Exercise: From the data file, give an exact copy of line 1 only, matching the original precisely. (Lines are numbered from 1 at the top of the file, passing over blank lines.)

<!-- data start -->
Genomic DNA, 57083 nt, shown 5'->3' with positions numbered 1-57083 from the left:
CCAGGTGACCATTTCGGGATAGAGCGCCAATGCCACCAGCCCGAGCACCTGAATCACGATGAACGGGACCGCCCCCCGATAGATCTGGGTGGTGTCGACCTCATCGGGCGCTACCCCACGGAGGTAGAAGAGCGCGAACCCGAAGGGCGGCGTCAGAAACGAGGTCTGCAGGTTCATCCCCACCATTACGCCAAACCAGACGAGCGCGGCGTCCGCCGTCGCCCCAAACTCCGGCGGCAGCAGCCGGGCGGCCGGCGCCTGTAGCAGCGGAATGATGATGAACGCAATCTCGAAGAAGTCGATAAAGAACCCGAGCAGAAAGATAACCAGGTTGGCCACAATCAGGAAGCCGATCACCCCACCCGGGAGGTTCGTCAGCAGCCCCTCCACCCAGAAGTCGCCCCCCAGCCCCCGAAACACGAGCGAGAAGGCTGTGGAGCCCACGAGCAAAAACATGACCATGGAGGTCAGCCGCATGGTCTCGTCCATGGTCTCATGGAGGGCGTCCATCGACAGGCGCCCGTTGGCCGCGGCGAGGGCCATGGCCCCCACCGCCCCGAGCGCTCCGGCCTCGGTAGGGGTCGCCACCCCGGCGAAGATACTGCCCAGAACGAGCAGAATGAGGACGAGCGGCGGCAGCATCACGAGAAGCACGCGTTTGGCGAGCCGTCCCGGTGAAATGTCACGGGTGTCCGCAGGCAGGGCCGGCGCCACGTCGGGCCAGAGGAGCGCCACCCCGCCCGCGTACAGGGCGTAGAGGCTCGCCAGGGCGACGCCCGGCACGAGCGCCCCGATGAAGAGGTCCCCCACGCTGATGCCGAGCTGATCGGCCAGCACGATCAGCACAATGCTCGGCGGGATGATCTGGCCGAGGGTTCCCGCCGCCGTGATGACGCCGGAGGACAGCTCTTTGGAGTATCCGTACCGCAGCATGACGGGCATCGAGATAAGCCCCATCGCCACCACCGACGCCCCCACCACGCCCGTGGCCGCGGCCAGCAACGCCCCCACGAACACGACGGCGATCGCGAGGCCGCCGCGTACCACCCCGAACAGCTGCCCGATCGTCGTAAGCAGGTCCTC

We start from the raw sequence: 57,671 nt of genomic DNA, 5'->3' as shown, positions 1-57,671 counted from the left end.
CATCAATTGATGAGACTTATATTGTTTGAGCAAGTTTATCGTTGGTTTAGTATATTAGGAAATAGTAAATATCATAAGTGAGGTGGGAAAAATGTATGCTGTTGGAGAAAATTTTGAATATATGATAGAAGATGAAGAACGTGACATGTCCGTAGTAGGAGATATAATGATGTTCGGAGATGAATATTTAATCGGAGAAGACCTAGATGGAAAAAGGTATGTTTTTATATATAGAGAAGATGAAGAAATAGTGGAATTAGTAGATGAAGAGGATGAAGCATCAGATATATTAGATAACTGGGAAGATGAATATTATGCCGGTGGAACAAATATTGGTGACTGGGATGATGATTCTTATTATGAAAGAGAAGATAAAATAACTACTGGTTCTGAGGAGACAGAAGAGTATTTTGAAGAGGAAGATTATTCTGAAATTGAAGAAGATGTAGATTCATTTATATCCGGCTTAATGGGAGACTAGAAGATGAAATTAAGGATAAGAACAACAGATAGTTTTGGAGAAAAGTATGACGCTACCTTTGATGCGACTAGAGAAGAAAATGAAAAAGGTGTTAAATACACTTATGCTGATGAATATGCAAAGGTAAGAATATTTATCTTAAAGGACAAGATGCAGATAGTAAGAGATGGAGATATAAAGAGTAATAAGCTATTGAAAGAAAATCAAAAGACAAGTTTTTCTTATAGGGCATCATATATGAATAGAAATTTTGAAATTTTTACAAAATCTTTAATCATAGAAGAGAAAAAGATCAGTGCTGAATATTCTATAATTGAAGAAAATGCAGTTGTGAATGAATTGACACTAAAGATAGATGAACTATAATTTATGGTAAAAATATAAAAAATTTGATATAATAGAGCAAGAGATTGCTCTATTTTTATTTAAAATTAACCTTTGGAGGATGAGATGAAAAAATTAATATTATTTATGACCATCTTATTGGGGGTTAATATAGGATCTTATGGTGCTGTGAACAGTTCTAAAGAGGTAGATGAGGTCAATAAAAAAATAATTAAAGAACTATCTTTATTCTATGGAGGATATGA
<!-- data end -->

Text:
Genomic DNA, 57083 nt, shown 5'->3' with positions numbered 1-57083 from the left: